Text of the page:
Saving and Storing
Save your final images with the naming convention and in the file structure you chose when preparing your workflow.
In-House Versus Outsourcing Ecommerce Photography
Deciding whether to create your photographs in-house or to outsource their production will be affected by the factors that are important to you. Key elements are usually cost, speed, quality, experience, and convenience.
Aspects to consider when deciding whether to use an in-house or freelance photographer include the following:
- Cost: It will probably be cheaper to do it yourself.
- Speed: Taking pictures in-house will probably provide a faster turnaround.
- Quality: Outsourcing to a professional with a high-end camera will likely result in higher-quality pictures.
- Experience: Unless you have a professional photographer on staff, a freelance professional photographer will most likely have more experience and will be able to efficiently manage any problems that may appear.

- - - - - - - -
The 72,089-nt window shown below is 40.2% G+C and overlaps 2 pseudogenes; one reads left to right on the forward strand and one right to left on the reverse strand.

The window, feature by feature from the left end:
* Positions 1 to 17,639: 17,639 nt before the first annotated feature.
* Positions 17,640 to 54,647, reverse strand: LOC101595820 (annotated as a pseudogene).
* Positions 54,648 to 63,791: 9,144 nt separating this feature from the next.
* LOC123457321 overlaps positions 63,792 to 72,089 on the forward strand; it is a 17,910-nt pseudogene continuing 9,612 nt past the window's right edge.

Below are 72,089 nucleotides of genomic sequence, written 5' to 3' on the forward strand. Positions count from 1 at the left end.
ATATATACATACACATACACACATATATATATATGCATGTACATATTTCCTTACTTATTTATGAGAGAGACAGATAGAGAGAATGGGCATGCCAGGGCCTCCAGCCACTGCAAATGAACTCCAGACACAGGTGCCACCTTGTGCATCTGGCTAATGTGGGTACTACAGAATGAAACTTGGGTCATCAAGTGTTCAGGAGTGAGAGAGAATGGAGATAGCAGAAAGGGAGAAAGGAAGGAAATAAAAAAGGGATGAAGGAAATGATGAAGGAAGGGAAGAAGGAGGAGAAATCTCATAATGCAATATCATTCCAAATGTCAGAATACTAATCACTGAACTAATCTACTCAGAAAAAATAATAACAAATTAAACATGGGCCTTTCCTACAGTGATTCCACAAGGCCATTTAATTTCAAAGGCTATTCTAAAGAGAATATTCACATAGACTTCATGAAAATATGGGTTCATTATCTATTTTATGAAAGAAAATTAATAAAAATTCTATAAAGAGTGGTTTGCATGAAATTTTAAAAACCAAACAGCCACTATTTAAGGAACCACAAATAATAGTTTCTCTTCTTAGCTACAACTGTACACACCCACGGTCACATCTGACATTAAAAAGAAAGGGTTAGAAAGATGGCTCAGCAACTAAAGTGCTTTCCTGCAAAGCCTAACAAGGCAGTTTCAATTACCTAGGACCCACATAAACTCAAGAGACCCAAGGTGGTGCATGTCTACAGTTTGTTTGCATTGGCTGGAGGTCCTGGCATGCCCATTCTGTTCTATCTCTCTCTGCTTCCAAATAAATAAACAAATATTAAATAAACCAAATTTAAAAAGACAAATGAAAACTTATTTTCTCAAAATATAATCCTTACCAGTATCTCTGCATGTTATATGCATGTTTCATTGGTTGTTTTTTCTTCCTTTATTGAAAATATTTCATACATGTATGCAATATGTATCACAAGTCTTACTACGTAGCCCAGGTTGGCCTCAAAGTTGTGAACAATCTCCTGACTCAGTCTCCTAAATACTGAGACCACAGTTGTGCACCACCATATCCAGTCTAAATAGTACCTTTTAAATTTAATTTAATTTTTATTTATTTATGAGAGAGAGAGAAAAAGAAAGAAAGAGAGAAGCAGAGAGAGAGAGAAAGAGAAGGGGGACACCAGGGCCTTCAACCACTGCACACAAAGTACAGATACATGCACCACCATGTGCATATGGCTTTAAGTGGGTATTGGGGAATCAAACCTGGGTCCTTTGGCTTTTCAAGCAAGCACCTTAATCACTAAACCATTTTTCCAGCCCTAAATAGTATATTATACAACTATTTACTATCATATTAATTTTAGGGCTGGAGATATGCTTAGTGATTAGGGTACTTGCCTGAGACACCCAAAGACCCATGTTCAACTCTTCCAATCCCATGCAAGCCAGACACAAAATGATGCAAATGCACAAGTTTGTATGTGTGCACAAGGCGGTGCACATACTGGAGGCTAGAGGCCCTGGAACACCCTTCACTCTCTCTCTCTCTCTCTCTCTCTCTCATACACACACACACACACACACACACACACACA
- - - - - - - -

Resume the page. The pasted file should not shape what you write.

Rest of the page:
- Convenience: If you do not care to manage the details, a freelance professional photographer is a good choice. But if you want flexibility in scheduling or making quick changes, staying an in-house photographer will be a better choice.
Tips for Doing Ecommerce Photography In-House
If you are taking your own ecommerce photos, remember that higher-quality photos drive sales and that displaying multiple images of each product leads to higher conversion rates.
You can improve in-house photography through the following:
- Use the best quality equipment you can afford.
- Showcase the important features of your products, including finer elements.
- Keep your file storage organized.
- Show all color variants of each product.